When I bought my condo, I acquired a kitchen that was built almost 30 years ago – 70s-style cupboards and all original appliances. Within the first year the stove began to act up. The timing buzzer would go off randomly, any time, day or night. If you overlooked this very annoying glitch, the stove worked quite well. I investigated repair, but ultimately concluded that it was not money well spent.
A shiny new stove arrived, all slick stainless steel and black glass, and moved into this very 70s kitchen. It positively glows in contrast; hence I call it The Shrine. Above The Shrine hangs a builder’s grade hood fan which had an almond finish with a brown plastic trim strip. Although pulling off the trim strip improved it a bit, I decided to paint the hood with stripes.
Here is what I did:
- Cleaned the hood thoroughly to remove grease spatters and sanded the almond finish.
- Blocked off stripes with masking tape.
- Painted several background coats with my favourite milk paint, colour brick red.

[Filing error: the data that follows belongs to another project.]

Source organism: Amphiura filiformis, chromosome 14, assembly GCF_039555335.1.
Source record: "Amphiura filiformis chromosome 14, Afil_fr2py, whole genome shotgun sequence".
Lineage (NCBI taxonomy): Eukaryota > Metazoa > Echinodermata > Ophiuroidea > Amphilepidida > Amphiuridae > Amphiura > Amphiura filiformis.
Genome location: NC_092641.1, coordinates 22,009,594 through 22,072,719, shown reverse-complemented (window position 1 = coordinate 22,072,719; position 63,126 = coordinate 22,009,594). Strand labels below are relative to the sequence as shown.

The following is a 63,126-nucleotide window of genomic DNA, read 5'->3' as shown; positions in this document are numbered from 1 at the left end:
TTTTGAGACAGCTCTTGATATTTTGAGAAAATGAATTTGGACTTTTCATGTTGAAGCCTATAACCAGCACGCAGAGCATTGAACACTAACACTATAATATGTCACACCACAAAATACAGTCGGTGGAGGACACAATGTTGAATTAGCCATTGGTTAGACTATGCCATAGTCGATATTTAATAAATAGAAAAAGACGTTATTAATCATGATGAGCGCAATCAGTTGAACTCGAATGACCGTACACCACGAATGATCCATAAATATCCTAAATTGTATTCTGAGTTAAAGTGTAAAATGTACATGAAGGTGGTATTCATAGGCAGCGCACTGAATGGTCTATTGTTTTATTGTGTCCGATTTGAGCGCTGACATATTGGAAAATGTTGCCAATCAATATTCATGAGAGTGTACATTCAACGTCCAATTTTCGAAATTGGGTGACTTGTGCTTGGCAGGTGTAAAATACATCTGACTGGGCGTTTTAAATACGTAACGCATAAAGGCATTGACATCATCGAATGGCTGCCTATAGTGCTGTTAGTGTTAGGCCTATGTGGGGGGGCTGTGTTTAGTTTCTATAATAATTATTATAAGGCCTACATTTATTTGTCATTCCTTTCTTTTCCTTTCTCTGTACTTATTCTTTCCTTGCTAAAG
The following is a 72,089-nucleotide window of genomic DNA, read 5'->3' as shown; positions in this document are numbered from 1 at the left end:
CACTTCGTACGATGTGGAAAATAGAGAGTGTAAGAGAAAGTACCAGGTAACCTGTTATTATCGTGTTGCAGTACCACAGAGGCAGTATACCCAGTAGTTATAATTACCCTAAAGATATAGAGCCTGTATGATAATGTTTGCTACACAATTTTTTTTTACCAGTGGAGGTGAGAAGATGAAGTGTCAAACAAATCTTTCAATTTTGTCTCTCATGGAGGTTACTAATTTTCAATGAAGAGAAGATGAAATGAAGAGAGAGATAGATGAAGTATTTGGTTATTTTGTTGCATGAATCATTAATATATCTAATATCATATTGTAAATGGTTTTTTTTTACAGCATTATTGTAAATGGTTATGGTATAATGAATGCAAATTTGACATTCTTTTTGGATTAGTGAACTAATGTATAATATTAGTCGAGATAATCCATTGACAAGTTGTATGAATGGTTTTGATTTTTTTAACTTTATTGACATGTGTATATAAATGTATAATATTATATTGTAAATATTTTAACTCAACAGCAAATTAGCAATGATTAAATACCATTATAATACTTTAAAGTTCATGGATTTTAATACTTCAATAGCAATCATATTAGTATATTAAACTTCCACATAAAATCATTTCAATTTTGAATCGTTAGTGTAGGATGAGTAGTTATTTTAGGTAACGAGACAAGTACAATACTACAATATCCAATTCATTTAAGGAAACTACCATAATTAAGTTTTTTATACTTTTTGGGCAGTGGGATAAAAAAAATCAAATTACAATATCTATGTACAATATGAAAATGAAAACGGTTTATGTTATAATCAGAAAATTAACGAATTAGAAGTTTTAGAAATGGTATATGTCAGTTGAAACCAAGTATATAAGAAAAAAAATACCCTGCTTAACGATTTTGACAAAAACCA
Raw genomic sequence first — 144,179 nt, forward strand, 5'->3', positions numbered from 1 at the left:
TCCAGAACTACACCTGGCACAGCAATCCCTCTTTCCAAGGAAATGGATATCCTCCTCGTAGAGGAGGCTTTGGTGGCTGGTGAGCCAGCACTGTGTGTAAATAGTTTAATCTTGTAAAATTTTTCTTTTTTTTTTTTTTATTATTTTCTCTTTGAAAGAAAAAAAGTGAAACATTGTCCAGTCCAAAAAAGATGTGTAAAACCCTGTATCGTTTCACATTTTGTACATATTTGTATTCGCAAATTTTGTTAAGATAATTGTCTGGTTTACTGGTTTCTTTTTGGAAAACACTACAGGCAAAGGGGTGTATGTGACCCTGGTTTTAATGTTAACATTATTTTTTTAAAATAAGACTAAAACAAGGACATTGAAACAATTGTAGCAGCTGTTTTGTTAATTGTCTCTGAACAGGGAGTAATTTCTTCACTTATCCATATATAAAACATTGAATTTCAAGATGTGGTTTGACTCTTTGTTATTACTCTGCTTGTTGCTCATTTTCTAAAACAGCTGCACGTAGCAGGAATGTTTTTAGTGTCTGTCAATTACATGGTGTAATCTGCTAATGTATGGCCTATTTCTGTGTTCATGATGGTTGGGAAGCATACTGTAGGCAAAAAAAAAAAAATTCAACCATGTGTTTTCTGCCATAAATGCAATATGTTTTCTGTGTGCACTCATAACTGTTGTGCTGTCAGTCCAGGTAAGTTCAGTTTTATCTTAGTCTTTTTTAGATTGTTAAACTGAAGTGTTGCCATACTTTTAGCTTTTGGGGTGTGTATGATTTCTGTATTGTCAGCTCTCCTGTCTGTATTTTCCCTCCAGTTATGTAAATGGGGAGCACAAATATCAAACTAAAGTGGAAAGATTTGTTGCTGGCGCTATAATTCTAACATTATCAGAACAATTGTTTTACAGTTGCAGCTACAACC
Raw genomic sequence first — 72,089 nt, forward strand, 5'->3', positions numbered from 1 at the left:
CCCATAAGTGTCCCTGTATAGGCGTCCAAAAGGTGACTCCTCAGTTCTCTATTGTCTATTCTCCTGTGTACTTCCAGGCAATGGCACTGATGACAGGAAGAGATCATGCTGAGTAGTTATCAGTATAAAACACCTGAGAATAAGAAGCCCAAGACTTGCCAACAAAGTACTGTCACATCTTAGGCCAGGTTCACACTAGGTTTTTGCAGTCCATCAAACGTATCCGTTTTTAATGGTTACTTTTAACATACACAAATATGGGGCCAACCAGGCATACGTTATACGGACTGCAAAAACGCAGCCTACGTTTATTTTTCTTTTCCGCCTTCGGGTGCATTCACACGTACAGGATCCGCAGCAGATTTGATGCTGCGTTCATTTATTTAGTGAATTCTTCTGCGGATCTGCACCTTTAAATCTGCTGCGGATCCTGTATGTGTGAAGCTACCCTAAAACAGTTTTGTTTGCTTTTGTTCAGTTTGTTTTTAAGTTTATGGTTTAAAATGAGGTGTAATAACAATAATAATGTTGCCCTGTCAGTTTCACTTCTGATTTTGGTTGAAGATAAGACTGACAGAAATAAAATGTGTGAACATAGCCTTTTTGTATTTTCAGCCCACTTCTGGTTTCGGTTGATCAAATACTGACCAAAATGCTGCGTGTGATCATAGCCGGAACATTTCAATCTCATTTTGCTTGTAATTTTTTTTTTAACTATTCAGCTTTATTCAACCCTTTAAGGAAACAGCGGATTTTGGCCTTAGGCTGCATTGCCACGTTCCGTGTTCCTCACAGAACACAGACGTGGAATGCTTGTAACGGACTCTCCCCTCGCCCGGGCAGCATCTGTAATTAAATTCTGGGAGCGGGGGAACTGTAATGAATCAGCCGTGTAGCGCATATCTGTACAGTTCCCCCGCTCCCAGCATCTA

- Painted stripes with colours mixed from tubes of acrylic paint.
- Painted 3 topcoats (recommended by the manufacturer) of urethane finish.
Here is what I learned along the way:
- I f I were doing it again, I would paint the red background colour over the entire surface before masking out the stripes.
- When you paint stripes with acrylic paints, you need to pull off the masking tape while the paint is still wet. If you wait for it to dry, you will pull off part of the stripe with the masking tape.
I am happy with the result. The effect is a colourful awning with a finish which I hope will last until I update the rest of the kitchen. And it makes me think twice about renovating the kitchen. I'm still having fun with the old one and feel a lot less inhibited about experimenting with old surfaces.
If you want to see what an expert can do, check out Annie Sloan's Painted Kitchen. She tackles walls, cupboards and furniture.
No hood fans.